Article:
By Michael Gwarisa
THE World Health Organisation (WHO) is in the process of engaging Pharmaceutical and drug manufacturing companies to negotiate on the pricing of second line Anti Retro-viral drugs to assist Zimbabwe and other struggling third world countries to ensure they access the lifesaving drugs at affordable prices.
The development come in the midst of reports that Zimbabwe is experiencing massive second line Abacavir ARV drug stock-outs, putting more than 30 000 lives at risk of developing HIV drug resistance owing to discontinued uptake of ARVs.
Briefing Journalists in the capital, WHO Regional Director for Africa, Dr Matshidiso Moeti said the second line drugs were too expensive and most African countries were still far from financing their healthcare and HIV interventions at a domestic level.
“Its is true that second line drugs are extremely expensive, and you will recall that one of the areas in which there was a lot of work that needed to be done about a decade ago was, one to negotiate with the Pharmaceutical companies that are producing the drugs and secondly to work on what is called market development so that we quantify the quantities of these drugs that are going to be needed and identify the funders, this could be done on scale and the cost of the drugs would go down.
“One of the things that WHO would need to do in order to address the shortage of these second line treatment is something similar. So we will look at what is the cost, what is the need for these drugs can be the sources of funding. So we will have to work on affordability and negotiating with the Pharmaceutical companies that have the patents for these drugs and secondly we need to work with Global fund and other partners to ensure there is a market where these drugs are needed,” said Dr Moeti.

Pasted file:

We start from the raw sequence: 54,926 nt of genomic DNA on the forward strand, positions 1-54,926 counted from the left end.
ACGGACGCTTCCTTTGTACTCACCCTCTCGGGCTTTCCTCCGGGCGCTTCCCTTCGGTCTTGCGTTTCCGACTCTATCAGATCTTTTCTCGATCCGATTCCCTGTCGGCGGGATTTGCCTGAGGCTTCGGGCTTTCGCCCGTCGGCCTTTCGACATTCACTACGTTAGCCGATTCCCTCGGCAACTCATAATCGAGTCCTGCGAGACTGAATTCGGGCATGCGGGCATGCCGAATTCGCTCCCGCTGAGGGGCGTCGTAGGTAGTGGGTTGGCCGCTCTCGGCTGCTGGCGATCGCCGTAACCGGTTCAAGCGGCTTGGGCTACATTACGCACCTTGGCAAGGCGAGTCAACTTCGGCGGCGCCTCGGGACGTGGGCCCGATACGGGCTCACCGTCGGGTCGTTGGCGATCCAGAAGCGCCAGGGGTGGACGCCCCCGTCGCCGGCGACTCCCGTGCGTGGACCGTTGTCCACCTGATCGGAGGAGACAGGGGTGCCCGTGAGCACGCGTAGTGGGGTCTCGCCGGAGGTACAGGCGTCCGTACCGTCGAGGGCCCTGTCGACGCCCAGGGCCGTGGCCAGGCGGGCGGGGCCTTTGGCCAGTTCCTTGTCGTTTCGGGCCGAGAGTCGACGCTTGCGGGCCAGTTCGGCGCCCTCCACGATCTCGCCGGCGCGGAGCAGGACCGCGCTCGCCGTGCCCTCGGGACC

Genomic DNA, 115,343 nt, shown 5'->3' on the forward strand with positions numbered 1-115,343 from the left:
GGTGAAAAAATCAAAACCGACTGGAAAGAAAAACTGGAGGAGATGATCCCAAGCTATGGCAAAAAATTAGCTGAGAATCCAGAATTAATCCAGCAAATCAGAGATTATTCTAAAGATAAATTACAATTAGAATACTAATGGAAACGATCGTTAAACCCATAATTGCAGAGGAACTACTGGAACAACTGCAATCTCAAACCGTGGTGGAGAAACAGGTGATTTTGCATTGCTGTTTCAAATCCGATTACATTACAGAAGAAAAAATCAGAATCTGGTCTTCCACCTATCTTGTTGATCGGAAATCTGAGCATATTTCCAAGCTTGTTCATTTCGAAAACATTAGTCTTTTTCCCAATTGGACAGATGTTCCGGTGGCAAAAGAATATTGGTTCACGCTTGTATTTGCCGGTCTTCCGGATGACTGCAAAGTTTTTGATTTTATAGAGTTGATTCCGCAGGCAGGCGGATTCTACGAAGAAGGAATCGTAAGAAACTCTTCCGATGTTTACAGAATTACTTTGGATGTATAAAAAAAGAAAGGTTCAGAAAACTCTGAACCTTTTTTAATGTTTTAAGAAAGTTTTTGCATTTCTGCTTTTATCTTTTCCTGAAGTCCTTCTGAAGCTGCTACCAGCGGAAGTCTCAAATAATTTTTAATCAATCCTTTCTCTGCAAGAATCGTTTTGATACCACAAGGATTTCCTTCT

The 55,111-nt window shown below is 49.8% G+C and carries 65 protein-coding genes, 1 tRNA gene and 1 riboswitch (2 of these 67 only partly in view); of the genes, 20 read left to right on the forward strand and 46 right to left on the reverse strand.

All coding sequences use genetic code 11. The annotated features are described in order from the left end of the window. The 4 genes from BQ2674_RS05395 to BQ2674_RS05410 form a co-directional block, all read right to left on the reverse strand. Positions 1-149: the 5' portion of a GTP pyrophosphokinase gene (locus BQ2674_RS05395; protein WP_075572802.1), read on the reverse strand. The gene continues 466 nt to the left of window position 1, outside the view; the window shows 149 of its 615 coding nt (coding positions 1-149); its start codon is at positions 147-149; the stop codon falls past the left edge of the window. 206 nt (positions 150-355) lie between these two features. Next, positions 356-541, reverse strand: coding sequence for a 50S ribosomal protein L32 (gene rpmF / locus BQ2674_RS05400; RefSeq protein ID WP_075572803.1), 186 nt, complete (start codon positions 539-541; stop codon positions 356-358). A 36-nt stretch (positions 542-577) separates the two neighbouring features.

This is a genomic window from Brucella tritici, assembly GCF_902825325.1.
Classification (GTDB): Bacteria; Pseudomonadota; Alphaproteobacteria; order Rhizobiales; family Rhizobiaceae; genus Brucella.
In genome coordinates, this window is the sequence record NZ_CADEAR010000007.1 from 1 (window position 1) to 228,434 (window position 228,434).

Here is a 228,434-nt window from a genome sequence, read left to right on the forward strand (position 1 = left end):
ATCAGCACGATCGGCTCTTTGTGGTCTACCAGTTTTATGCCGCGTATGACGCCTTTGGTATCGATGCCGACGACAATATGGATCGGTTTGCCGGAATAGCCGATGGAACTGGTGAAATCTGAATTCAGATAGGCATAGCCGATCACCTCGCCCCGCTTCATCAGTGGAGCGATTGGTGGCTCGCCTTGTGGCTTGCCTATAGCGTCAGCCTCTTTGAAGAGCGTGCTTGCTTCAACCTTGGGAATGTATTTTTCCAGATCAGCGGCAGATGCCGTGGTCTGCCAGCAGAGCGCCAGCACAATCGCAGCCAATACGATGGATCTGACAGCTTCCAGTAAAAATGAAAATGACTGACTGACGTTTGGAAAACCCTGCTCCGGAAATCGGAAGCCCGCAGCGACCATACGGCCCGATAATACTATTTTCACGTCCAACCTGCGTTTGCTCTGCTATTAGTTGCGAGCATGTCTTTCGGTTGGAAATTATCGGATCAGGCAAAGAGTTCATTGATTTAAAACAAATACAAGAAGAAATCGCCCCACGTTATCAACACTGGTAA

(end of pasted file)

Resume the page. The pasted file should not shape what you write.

She also said the issue of drug resistance was of big concern generally not only for HIV but also multi-drug resistance TB, and a general worry about Antimicrobial resistance.
“There is a worrying fact that research and development of new drugs is not keeping up with the emerging resistance and when these drugs are available, they are actually costly.
“First of all, one of our key interventions is to try to limit the spread of HIV drug resistance, so its really about improving the quality of the programs so that it improves compliance of patients because it emerges when people are not consistent in taking their treatment, the level of the drugs in the blood goes down and then drug resistance virus in this case emerges,’ said Dr Moeti.
She said that one of the key interventions which need to be looked at as improve quality of programs so that people comply with their treatment, they don’t skip their treatment and they limit the emergence of drug resistance.
Meanwhile, Zimbabwe will be hosting the 67th session WHO Regional Committee for Africa in the resort town of Victoria Falls.